But a basic report from Google’s Keyword Planner can also be a goldmine for content writing ideas.

This post you’re reading right now, about content marketing inspiration… guess where I found out that this was something people were searching for? Yep, through keyword research.

You’ll need to put a few hours aside to do this thoroughly, as the report you get will probably contain hundreds of potential keywords – and that’s just based on one single seed keyword. When doing keyword research for Stuff With Words, I needed to research the terms ‘proofreading’, ‘content editing’ and ‘content writing’, as well as a few other keywords I was targeting.

There is a lot of other stuff you can do with your keyword planner report from Google, of course. However, for the purposes of getting content marketing ideas, all you need to do is read through the list of keyword suggestions and highlight any that lend themselves to blog topics.

Look out for questions in particular, and any long-tail keywords (of 3 or more words) that are almost a complete blog title in themselves. This includes things like:

  • What’s the difference between … and … ?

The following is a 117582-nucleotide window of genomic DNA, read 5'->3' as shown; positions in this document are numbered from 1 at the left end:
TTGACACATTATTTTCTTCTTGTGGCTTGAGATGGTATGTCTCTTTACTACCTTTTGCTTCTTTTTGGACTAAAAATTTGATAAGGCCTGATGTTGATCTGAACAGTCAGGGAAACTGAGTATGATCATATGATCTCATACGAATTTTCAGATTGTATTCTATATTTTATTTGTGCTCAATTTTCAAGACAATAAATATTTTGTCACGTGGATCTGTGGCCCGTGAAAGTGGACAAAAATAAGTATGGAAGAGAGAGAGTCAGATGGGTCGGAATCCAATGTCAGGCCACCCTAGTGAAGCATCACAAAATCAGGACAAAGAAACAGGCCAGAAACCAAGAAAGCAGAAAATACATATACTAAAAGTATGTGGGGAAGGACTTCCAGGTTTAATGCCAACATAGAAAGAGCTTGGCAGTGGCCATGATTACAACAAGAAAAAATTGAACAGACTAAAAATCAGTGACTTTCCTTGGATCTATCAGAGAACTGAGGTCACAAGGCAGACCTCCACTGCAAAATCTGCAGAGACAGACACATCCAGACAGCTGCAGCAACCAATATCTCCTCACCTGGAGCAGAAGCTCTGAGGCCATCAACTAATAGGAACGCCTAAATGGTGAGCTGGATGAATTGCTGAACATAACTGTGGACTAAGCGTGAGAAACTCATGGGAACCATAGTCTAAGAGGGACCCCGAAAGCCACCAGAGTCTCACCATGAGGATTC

• How to …
  • Tips for …
  • Different types of …
  • What’s a … ?
  • What does … mean?
  • What does a … do?
  • Guide to …
  • Basics of …
keyword research for content marketing ideas
Using a keyword report to get content marketing ideas

For example, in the screenshot above you can see the term that inspired this blog post.

If you don’t have the time, inclination, or know-how to do all of this yourself, I have good news.

We at Stuff With Words can do your keyword research for you for a one-off fee of $80. For this, you’ll get suggested keywords to use in your content marketing strategy as well as a ton of great ideas for blog topics. Contact us if you want to know more.

4. Expand on other popular content

Do you know which of your existing blog posts draw in the most traffic each week? If not, get yourself over to Google’s Search Console and find out.

Good evergreen content will keep attracting people for months – even years – after you originally write it. It’s your job to work out exactly what it is that makes certain posts so much more popular than others on your site.